Tags: aristocracy, cities, Detroit, future generations, future taxpayers, generational theft, greed, Health Care, medical benefits, pensions, public servants, retirement, states, taxpayers, unfunded pension, unions
Week in Review
The problem all our big cities are having is the cost of pension and retiree health care for their public sectors. These cities made ridiculous promises during their contract negotiations with their public sector unions. Promising them generous pension and health care benefits for life for retirees. Benefits a later generation would have to pay for. Which is why these cities are imploding under these costs. And why Detroit filed bankruptcy. These cities never put away the money for these future benefits because they were just too costly. Besides, they no doubt thought, when the bill comes due it will be someone else’s problem. And that’s where we are today.
How bad is it? Really bad. Especially in Detroit. A city that has about half the population it had when it entered into those agreements. And nowhere near the automotive industry it had back then. A race riot in 1967 caused a white flight. And the black middle class would follow years later. As the jobs left Detroit for the suburbs. And the people followed those jobs out of the city. Just decimating the tax base that has to pay those unfunded benefits (see The Retirement Surprise In Detroit’s Bankruptcy by Robert C. Pozen posted 7/25/2013 on Brookings).
When Detroit recently filed for bankruptcy, one number surprised a lot of observers–$6.4 billion in other post-employment benefits (OPEB). OPEB is primarily comprised of unfunded obligations to pay health care costs for municipal employees.
By contrast, the unfunded pension obligations of Detroit were $3 billion–less than half the size of its OPEB…
The Pew Charitable Trust did a study in 2013 of both pension and OPEB shortfalls in the 30 largest cities in the United States. The three cities other than Detroit with the largest pension shortfalls were:
$14,302 per city household in New York City;
$12,170 per city household in Philadelphia; and
$11,389 per city household in Portland, Oregon.
But the shortfalls for OPEB, primarily healthcare obligations, were significantly larger. According to Pew, the three cities other than Detroit with the largest OPEB shortfalls were:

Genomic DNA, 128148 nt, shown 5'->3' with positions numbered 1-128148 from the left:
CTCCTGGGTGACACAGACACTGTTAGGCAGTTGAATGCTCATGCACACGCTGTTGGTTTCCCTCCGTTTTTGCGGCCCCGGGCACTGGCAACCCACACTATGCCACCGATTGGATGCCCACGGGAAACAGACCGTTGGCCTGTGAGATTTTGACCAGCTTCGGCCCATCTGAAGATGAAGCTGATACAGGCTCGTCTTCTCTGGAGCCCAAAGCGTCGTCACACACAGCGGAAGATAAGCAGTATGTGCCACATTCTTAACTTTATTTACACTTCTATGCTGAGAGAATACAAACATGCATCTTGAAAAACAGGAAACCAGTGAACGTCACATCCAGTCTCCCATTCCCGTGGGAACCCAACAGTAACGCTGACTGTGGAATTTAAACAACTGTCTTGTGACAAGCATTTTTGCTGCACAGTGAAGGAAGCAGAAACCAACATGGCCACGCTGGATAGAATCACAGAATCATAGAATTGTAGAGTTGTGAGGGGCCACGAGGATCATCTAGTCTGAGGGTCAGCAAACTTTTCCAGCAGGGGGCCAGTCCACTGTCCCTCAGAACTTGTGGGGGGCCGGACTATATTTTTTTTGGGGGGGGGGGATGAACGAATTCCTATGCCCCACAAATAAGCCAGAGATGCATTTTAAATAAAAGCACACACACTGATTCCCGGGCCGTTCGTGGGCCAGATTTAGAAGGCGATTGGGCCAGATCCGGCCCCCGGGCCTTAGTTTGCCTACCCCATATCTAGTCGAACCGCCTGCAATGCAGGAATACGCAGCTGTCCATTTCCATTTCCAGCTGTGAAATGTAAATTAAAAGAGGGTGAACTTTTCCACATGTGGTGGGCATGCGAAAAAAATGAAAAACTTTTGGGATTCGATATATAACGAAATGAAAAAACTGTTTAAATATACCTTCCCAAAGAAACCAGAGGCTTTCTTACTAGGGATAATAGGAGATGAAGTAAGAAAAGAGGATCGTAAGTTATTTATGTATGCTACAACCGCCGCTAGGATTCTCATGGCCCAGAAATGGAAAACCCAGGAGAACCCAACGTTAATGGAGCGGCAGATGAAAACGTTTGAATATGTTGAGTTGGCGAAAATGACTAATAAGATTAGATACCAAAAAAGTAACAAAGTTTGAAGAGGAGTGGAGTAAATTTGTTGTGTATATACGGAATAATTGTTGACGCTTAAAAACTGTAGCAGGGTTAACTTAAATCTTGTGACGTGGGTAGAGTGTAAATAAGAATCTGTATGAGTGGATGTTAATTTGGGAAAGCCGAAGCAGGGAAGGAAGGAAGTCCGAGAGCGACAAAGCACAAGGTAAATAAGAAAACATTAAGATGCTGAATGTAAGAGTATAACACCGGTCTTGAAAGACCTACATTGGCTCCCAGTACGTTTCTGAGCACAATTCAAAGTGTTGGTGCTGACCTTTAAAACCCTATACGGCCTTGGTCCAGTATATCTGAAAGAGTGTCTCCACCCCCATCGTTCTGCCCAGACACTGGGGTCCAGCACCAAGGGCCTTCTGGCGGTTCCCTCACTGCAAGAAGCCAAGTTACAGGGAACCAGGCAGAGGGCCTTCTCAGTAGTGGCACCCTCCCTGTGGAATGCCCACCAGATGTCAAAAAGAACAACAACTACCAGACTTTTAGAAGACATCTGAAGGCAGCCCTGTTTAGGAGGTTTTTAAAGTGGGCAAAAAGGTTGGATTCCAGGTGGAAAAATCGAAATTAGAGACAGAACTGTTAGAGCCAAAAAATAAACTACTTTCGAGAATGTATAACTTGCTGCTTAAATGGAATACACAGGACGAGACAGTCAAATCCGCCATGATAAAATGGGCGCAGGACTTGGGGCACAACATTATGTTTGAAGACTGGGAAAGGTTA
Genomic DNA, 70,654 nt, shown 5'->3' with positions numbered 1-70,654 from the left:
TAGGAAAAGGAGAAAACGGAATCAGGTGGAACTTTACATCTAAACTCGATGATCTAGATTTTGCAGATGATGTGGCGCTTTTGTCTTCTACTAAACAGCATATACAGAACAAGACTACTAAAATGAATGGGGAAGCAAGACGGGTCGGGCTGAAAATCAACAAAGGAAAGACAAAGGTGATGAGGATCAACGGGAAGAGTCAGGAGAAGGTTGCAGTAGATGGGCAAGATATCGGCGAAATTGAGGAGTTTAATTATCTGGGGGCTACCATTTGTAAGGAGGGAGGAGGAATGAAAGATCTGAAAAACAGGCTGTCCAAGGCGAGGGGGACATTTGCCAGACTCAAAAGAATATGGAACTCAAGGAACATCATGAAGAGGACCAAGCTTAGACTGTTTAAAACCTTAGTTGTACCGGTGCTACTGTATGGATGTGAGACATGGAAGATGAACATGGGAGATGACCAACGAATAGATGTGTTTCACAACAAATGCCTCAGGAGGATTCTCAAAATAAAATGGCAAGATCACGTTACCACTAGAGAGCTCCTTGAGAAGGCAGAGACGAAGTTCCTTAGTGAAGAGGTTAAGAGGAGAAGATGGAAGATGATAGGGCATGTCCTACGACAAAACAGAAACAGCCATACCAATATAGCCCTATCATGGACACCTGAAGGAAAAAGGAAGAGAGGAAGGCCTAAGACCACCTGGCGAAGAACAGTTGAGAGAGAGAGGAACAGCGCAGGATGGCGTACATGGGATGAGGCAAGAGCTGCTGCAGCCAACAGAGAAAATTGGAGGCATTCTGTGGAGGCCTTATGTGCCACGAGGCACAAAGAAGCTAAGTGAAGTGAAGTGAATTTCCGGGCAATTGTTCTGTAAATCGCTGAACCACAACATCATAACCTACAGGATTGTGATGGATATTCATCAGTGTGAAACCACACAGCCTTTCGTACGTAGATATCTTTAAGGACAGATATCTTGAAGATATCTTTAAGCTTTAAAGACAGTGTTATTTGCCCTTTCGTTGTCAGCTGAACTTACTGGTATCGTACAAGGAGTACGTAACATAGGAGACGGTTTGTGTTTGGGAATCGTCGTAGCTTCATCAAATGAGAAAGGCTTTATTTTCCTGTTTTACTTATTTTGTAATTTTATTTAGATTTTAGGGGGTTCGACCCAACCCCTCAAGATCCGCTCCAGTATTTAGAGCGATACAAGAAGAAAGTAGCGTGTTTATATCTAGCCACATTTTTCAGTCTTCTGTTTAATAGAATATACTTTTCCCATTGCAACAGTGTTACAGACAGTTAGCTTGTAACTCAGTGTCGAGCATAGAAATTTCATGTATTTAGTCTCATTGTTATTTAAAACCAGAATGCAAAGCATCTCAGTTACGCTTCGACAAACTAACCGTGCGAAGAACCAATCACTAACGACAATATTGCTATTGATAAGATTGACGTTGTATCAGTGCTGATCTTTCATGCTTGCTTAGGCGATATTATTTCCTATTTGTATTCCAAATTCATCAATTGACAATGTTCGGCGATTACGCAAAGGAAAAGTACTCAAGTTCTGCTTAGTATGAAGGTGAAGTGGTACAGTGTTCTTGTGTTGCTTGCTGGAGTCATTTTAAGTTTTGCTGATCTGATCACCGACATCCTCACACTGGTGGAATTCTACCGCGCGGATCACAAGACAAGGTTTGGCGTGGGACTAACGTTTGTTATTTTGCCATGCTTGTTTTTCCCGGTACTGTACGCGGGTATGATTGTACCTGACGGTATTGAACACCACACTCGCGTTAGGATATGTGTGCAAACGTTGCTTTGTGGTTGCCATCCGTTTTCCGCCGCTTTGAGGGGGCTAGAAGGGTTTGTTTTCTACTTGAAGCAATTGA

$22,857 per city household in New York City,
$18,962 per city household in Boston
$13,487 per city household in San Francisco.
These numbers are staggering. Based on the U.S. Census, there are about 264,209 households in Detroit. If you divide the total unfunded pension and health care costs by the number of households you get $35,578. That is, to pay this outstanding debt it will cost each household in the city of Detroit $35,578. Which will be very difficult to do when the median household income in Detroit is $27, 862.
Those in the union say these people are owed their retirement and health care benefits. Because they made a deal. But they didn’t make a deal with the people currently paying the taxes. What this amounts to is generational theft. Like all those municipal pensions and health care benefits. For when they made those generous agreements the people who ultimately had to pay them weren’t in the room when they signed those contracts. In fact they weren’t even born yet. The people demanding their benefits now and their union representation apparently had no problem sticking it to future generations. They were the ones in the room when they signed those contracts. And didn’t give the people stuck paying for their benefits a second thought.
All big cities with big public sectors have the same problem. They may not be ‘Detroit’ bad but they have bills that they won’t be able to pay. There are about 100 U.S. cities with a population of a quarter million or more. If each one of them had this problem that’s about $1 trillion in unfunded benefits just in these cities alone. With trillion dollar deficits already, Obamacare coming on line and Social Security and Medicare projected to go broke the federal government just won’t be able to bail these cities out. Perhaps bringing the days of generational theft to an end. Which may be the only good thing to come from a wave of municipal bankruptcies.